The Great Canterbury Psalter

The Great Canterbury Psalter f. 113r, psalm 66 May God have mercy on us and bless us


f. 113r, psalm 66 May God have mercy on us and bless us

Psalm 66 opens with a sowing scene in reference to the fruit the earth gave humanity who must praise God in recognition of his fairness (v. 7, Terra dedit fructum suum// The earth hath yielded her fruit). A man scatters seed as he walks along in front of two oxen pulling a plough led by another man. According to St Jerome, the fruit of the earth is Christ the saviour, born of the Virgin and of Adam’s stock (“Terra dedit fructum suum, Maria genuit Salvatorem”). The lower area features the Nativity of Jesus, the main episode in the childhood cycle often lengthened in the Byzantine and Italian world by the addition of other episodes combined in a single image. The programmer’s intention with this explicit reference to the fruit of Mary’s womb, born of the earth in the form of its human representative, is therefore perfectly clear.

The Virgin, as in the case of the Hours of Maria of Navarre, shows the carefully swaddled Child upon a cradle-tomb to St Joseph who adores him. A wooden structure with an Italian-style roof increases the space of the cave, towards the back of which the heads of the ox and the ass can be seen, their bodies hidden behind the marble case. Slightly further to the right, two young midwives prepare to bathe Jesus, paying attention, as in other cases, to the water temperature. This theme, so dear to the Italo-Byzantine tradition and already familiar to both Carolingian and twelfth-century English masters (Sigena), appears again in the Hours of Maria of Navarre (f. 61v). The rocky background behind both episodes extends to encompass an annunciation to the shepherds, which is not out of place in this context, since it confirms the coming of Christ to humanity. It must not be forgotten that the canticles of the psalm extol the Messiah as the fruit of the earth. In this way, the Virgin Mary presents him to the first faithful symbolised by St Joseph at prayer. They will witness the glory of God of Israel and his strength (v. 8, Benedicat nos Deus: et metuant eum omnes fines terrae // May God bless us: and all the ends of the earth fear him).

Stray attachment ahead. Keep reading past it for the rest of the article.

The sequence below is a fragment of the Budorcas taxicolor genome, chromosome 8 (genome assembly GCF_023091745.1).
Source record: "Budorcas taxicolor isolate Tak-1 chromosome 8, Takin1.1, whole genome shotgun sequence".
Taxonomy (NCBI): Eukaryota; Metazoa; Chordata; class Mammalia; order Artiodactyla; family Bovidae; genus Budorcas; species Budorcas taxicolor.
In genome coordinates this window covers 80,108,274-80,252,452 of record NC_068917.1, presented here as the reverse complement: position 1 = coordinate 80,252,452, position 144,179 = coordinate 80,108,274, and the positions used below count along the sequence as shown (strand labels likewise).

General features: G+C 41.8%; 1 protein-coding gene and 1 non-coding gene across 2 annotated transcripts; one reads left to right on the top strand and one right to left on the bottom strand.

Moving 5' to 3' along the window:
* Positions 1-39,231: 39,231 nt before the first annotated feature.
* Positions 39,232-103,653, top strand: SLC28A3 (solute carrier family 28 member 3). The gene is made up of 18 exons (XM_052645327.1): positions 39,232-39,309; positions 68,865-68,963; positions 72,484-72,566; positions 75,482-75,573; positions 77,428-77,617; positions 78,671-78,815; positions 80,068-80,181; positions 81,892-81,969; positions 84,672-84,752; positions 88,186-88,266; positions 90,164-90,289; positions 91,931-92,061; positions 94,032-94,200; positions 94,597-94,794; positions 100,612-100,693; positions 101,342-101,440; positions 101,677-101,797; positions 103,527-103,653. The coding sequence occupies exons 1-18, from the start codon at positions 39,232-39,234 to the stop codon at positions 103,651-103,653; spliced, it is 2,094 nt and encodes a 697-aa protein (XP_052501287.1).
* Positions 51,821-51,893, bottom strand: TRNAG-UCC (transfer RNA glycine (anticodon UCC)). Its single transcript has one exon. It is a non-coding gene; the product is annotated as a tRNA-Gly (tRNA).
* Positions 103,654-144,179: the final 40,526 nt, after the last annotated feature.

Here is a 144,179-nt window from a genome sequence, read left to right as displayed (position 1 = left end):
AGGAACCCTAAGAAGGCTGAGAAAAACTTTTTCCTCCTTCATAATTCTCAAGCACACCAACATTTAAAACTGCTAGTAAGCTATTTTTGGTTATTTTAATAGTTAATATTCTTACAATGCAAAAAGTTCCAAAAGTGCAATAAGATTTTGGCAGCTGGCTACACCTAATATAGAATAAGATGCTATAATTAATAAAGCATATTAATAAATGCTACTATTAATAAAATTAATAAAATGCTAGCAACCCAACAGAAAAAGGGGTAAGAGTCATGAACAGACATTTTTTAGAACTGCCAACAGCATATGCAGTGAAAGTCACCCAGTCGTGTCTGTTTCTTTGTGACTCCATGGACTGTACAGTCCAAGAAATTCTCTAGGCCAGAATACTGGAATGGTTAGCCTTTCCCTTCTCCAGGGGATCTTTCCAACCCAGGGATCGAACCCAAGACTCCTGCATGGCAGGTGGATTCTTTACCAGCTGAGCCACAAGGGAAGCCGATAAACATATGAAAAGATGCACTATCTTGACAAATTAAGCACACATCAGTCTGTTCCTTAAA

Back in the first register, we enter an attractive room where a confession is taking place. An old, prostrated man stretches his head out to expound his sins to a seated Dominican who covers his face to give the ensuing penance, whilst two clergies from the same order whip a half-naked penitent in the far corner of the room. The importance of the priest and the role of the Church in this series are conveyed by several unusual images alluding to the sacrament that guarantees the pardon of sins. It is not surprising that the theme appears again on f. 102v of the London Drecretum Gratiani (British Library, Add. Ms. 15275), a legal text of a clearly ecclesiastical nature which, in this splendidly illustrated version, is linked to the Bassas’ workshop.

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